Written by: Rik

Date posted: September 30, 2015

Extras:

The first race is no picnic, but fairly easy to win once you get the hang of things.

The first race is no picnic, but fairly easy to win once you get the hang of things.

These days you can pretty much expect a basic minimum standard when you buy a multi-platform release, and though there are still arguments about frame rates and technical superiority, the chances of getting something truly, dreadfully, disappointing just because of your choice of machine are fairly slim (as I mentioned here a little while ago, the modern gamer is pretty spoiled in this regard). Many games players of an earlier generation, when arcade games were ported to 8 and 16-bit computers that had little chance of recreating the experience properly, will be able to recall a time when they were seduced by a combination of advertising hype and baseless optimism and shelled out for a home version that proved to be hopelessly inadequate.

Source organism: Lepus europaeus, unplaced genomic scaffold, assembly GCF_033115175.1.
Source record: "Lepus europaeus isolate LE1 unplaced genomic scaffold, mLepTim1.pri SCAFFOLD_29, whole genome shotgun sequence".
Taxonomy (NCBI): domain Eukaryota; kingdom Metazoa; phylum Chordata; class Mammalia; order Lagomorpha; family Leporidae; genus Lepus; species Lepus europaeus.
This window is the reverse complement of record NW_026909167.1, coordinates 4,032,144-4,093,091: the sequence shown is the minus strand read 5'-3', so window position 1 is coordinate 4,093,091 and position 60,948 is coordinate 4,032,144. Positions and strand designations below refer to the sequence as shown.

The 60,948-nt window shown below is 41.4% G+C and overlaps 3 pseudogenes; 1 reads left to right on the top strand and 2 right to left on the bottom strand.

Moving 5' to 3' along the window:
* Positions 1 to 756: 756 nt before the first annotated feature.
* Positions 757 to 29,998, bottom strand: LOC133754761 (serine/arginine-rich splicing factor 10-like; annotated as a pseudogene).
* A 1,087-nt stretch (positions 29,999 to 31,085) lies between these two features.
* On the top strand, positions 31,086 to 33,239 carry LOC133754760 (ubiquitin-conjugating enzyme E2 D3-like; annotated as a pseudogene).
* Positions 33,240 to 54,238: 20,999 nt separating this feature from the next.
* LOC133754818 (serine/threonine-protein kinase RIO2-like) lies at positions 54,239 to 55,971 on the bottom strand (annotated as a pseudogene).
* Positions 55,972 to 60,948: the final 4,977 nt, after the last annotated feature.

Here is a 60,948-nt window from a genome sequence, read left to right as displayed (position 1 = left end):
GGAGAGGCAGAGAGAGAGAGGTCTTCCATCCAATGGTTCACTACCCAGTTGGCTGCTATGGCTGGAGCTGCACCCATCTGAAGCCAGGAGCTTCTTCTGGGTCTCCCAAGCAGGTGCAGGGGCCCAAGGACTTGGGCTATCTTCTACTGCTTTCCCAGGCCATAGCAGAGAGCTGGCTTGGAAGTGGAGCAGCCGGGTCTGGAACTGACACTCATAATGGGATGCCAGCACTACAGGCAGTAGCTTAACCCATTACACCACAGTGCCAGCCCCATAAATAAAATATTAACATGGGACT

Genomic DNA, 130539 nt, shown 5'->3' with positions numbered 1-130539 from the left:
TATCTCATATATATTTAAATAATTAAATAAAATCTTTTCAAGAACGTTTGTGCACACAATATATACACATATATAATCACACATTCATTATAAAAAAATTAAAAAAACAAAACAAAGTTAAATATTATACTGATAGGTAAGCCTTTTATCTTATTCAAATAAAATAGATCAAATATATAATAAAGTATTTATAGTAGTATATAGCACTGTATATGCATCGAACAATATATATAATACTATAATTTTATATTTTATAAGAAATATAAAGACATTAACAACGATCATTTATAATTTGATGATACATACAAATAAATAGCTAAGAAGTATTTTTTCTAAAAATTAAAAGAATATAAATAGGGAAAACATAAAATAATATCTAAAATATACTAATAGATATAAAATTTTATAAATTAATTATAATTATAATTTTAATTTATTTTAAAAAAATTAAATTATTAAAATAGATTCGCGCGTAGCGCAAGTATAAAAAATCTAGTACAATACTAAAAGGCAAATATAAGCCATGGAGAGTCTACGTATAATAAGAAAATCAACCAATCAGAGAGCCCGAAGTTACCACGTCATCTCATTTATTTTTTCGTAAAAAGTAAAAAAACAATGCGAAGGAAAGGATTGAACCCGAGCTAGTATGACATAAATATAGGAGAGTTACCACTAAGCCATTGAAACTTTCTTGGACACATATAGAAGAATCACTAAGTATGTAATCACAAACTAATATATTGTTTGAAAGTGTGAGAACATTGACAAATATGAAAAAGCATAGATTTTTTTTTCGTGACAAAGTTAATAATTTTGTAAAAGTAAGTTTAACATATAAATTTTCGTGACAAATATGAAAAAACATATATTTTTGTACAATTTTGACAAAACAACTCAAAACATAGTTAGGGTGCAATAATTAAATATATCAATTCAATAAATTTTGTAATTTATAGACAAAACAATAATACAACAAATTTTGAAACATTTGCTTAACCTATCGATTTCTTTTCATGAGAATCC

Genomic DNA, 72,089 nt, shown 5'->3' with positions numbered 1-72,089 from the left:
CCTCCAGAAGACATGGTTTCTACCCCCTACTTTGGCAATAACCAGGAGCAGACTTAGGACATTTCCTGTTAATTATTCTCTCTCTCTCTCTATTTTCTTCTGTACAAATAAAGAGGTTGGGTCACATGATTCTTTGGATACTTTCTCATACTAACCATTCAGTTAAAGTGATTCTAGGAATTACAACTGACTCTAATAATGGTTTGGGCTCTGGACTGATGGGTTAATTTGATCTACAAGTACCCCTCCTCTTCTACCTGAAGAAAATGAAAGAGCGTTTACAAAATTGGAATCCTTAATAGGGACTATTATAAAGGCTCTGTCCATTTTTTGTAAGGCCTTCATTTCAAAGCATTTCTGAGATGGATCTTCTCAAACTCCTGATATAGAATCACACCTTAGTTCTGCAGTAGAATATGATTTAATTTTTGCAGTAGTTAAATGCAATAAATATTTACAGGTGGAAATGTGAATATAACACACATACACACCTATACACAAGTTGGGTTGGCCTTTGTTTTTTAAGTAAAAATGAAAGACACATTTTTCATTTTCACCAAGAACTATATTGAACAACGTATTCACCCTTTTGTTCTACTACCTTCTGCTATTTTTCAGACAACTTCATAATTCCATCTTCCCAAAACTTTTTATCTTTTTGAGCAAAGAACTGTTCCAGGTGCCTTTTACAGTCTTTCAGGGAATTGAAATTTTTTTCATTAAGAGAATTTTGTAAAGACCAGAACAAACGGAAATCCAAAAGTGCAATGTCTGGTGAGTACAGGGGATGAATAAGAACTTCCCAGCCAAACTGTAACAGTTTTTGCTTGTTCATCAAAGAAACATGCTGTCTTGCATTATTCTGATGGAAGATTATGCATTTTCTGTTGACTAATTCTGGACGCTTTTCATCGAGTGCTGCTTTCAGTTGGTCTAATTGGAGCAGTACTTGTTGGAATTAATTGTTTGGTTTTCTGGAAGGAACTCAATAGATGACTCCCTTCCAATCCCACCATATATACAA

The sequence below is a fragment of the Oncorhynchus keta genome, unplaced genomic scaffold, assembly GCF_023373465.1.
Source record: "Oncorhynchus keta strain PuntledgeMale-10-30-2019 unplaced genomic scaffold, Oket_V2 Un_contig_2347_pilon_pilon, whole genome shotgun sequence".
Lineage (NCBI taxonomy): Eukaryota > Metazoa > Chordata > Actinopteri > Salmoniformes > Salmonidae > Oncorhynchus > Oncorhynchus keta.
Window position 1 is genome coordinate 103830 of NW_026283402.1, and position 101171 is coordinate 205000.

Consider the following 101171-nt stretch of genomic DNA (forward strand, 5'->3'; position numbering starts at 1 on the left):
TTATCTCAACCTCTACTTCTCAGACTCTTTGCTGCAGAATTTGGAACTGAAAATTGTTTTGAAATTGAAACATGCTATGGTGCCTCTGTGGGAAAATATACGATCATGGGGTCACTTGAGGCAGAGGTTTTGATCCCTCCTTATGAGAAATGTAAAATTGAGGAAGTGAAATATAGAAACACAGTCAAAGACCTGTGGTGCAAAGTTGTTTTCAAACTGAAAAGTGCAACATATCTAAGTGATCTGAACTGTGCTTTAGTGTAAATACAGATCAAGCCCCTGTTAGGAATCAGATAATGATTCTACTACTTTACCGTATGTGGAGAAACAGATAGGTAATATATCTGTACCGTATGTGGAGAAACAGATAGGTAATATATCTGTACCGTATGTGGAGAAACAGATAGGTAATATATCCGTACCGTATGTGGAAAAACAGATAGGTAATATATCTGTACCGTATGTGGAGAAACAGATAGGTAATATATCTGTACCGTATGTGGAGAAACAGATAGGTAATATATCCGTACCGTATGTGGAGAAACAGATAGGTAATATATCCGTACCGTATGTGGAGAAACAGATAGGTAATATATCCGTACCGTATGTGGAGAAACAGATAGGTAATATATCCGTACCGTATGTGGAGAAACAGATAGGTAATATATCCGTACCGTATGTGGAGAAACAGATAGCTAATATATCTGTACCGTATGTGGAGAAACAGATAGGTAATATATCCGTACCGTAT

I mention dreadful ports because the PC version of Wipeout (*adopts Russell Brand voice* this verrry game wot we are talking about here) is always the first to spring to my mind when such things are discussed. The graphics are like someone put the PSX version on the wrong wash cycle, with faded, dull colours, and a few tears in its textures; the controls were next to useless for PC controllers at the time; and the soundtrack was stripped of any licenced music. Most unforgivable, though, was the sluggish frame rate that afflicted the game on even fairly fast-whizzo machines at the time.

If you mess up a jump you have to be rescued by one of these little drone things.

If you mess up a jump you have to be rescued by one of these little drone things.